ANCHORAGE, Alaska (KTUU) - A handful of major cruise lines have announced they will resume selling tickets for trips to Alaska after the U.S. Congress passed a bill Thursday allowing ships to bypass Canada on their way to the Last Frontier.
The Alaska Tourism Restoration Act passed the House of Representatives on Thursday, and allows the state to recover at least a portion of its cruise season, the absence of which in 2020 was felt deeply across the state’s tourism sector.
The bill was first passed by the Senate last week, and exempts large cruise vessels from the Passenger Vessel Services Act. That act prohibits foreign-flagged ships from taking passengers between two different U.S. ports without stopping at a nearby foreign port. For cruises coming to Alaska, that’s Canada, which has banned cruise ships from its waters due to the COVID-19 pandemic.
Being exempt from the Passenger Vessel Services Act will allow large cruise ships to bypass Canada on trips to Alaska, and several cruise lines took advantage of that on Thursday, announcing they will resume sailing to the state later this summer.
Norwegian Cruise Line resumed selling tickets for its Norwegian Bliss cruise ship to Alaska on Tuesday, ahead of the bill’s final passage.
“We remain optimistic that by working with the CDC and local port and government authorities in the destinations we visit that we will be able to resume safe cruising in the U.S. this summer,” said a Norwegian Cruise Line spokesperson via email Tuesday. “As such, we have opened for sale voyages on Norwegian Bliss to be scheduled for August until the end of the season.”
The state had been on the verge of experiencing another nonexistent cruise season due to the ongoing COVID-19 pandemic and Canada’s ban on large cruise ships until February 2022.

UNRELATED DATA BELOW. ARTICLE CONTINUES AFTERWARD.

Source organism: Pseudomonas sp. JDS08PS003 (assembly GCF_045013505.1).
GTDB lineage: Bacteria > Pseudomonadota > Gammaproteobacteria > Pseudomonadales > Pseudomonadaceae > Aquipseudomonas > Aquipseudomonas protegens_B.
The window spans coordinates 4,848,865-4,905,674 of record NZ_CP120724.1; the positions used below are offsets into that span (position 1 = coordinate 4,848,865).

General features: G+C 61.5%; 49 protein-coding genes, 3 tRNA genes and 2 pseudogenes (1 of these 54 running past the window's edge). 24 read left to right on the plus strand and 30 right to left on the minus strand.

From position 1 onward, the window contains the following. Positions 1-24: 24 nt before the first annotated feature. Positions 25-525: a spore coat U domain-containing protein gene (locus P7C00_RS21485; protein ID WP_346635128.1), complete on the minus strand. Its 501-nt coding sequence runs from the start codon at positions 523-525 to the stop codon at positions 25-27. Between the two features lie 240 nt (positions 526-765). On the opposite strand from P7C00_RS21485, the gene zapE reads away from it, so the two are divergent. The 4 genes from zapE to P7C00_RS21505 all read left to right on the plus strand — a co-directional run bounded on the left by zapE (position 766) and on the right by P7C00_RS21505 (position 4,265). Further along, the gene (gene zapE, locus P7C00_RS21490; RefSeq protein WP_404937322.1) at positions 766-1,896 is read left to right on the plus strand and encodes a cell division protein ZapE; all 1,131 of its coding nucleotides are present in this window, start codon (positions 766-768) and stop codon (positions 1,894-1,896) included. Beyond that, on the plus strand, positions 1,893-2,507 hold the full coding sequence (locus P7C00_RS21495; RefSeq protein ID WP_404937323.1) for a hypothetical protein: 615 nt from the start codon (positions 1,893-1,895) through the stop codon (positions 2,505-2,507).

However, on May 13, the Centers for Disease Control and Prevention updated its guidance on mask mandates for fully vaccinated people, saying they no longer need to wear a mask or physically distance in most places.
After the bill passed the House on Thursday, Holland America Line announced it would restart service to Alaska from Seattle in July. The bookings aboard the Nieuw Amsterdam are currently open for 10 Saturday departures that will run from July 24 through Oct. 2, according to a press release from Holland America Line.
The trips will make stops in Juneau, Sitka, Ketchikan and Icy Strait Point.
“Plans for these cruises to fulfill Holland America Line’s obligations under the Passenger Vessel Services Act (PVSA) are expected to be approved, as are final instructions from CDC, and the company is beginning the return-to-cruising preparation process effective immediately,” the company wrote.
Also Thursday, it was announced Princess Cruises and Carnival Cruise Line also plan to return to service this summer with Alaska trips departing from Seattle.
Princess Cruises will resume in Alaska from July 25 through Sept. 26 and will offer seven-day cruises with visits to Glacier Bay National Park, Juneau, Skagway and Ketchikan, according to a release from Carnival Corporation.
Carnival Cruise Line has opened its Alaska sailings that run July 27 through Sept. 14, and will offer weekly sailings. The cruise line will offer seven-day cruises stopping in Juneau, Skagway and Ketchikan, as well as Tracy Arm Fjord.
Holland, Carnival and Princess are all owned by the Carnival Corporation.
“It is great news for cruising, for travelers ready to again explore the world and for all the communities in Alaska that depend on cruising and have suffered great hardships over the past year,” said Arnold Donald, CEO of Carnival Corporation in the press release. “As one of America’s natural treasures, Alaska is a land of beauty and wonder, and one of the most popular destinations for our guests. We look forward to our brands restarting this summer from the U.S. while also supporting our longtime partners and the communities in Alaska.”
Earlier this week before the bill passed the House, Rorie Watt, Juneau’s city manager, was optimistic that Alaska would see a partial large cruise ship season in 2021.
“I think we’re going to see ships in August from all the major cruise lines, probably not more than one a day,” he said. “Probably not more than five a week or six a week.”
The action earlier this week by the Senate prompted a flurry of text messages to be sent among staff at Allen Marine Tours.
Zak Kirkpatrick, a spokesperson for the company, described hope and excitement that large cruise ships could come back to Alaska later in the summer, allowing tours to start operating again.
“We’re ready to hit the ground running as hard as we can,” he said.
Editor’s note: This article has been updated with additional information and quotes.
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